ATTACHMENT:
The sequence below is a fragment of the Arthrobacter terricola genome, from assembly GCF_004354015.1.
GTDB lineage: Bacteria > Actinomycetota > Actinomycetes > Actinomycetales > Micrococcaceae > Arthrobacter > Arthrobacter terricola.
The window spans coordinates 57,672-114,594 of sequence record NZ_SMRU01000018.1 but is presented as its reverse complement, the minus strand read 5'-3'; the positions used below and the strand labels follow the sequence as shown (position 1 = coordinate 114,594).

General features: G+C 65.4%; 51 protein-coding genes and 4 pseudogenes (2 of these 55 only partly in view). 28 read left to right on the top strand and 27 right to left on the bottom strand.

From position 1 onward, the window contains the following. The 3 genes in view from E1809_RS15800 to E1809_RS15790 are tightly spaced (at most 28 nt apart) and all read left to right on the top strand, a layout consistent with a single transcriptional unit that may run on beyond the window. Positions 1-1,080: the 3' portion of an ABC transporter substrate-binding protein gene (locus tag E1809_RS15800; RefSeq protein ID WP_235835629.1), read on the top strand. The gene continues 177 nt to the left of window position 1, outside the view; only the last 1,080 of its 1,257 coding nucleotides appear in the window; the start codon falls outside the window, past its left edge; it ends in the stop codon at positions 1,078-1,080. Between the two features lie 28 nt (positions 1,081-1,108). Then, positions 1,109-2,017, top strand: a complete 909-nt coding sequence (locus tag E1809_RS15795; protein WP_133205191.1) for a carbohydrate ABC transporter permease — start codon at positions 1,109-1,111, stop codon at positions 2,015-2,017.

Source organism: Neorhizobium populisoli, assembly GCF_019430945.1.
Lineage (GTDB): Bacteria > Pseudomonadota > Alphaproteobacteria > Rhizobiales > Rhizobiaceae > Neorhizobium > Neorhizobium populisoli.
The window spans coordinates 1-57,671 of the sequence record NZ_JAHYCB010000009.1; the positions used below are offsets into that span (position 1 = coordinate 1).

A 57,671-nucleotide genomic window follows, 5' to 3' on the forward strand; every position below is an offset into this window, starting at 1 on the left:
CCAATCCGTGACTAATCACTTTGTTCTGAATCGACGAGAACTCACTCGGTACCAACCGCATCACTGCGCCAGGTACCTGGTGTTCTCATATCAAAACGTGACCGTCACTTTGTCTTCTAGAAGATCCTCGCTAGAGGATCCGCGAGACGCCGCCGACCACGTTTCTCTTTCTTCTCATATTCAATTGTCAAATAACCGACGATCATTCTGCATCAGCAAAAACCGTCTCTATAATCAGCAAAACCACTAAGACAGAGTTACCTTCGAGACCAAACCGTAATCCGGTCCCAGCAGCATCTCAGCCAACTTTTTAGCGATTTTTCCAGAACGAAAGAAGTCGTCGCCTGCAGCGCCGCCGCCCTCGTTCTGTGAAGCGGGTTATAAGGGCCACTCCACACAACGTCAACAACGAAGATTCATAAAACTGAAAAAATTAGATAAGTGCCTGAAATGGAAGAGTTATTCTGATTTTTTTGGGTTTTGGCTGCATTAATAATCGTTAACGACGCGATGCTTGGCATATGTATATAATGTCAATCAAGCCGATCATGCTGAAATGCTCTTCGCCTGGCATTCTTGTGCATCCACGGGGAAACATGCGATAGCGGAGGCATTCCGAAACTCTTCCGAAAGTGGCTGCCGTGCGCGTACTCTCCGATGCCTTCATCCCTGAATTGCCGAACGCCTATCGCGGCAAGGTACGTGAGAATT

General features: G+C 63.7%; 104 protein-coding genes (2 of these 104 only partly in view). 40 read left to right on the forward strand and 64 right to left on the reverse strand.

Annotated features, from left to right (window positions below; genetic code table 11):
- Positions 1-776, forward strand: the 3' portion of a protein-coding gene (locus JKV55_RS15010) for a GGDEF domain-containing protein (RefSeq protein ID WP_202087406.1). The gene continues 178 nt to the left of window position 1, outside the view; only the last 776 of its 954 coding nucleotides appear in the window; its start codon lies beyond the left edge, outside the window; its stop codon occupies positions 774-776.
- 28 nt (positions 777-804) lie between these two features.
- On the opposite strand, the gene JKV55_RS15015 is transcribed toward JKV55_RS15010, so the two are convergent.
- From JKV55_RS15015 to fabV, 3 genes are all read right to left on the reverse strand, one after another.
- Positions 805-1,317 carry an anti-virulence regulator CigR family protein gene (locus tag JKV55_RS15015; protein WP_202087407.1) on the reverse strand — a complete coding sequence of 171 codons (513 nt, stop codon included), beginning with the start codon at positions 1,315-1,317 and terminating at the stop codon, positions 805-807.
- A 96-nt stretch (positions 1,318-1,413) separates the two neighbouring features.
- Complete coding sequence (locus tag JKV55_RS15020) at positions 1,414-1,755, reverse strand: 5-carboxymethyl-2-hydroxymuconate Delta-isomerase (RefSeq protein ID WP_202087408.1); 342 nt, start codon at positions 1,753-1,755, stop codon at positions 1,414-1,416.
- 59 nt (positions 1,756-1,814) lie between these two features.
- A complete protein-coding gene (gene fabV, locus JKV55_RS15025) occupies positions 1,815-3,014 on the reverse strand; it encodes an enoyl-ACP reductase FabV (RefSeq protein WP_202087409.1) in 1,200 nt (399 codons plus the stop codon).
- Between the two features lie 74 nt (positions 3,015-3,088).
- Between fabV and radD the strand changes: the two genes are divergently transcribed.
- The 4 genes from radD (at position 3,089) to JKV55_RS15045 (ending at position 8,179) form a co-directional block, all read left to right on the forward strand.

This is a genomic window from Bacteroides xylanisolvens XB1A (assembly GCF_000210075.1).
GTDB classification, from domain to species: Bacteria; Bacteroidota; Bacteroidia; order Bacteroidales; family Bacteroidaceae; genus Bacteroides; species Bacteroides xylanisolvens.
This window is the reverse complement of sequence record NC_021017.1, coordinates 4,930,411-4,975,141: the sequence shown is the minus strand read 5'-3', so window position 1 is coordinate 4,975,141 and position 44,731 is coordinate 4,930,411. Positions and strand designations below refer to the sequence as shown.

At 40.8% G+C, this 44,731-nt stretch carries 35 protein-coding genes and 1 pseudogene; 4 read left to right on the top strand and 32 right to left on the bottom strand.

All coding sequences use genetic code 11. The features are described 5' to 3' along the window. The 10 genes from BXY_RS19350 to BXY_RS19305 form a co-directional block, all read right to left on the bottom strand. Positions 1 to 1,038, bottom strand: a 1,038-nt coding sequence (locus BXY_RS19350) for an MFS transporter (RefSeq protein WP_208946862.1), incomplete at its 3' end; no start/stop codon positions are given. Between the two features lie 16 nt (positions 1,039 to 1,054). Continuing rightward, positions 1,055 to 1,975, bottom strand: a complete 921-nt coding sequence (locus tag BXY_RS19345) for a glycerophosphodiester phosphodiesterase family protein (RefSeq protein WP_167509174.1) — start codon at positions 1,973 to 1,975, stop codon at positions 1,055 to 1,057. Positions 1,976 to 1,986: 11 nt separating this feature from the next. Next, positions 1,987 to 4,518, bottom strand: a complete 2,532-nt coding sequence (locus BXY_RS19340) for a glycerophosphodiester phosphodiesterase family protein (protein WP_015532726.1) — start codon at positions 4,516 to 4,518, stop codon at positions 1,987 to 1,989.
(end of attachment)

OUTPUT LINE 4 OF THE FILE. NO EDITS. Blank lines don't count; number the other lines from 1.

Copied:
General features: G+C 65.4%; 51 protein-coding genes and 4 pseudogenes (2 of these 55 only partly in view). 28 read left to right on the top strand and 27 right to left on the bottom strand.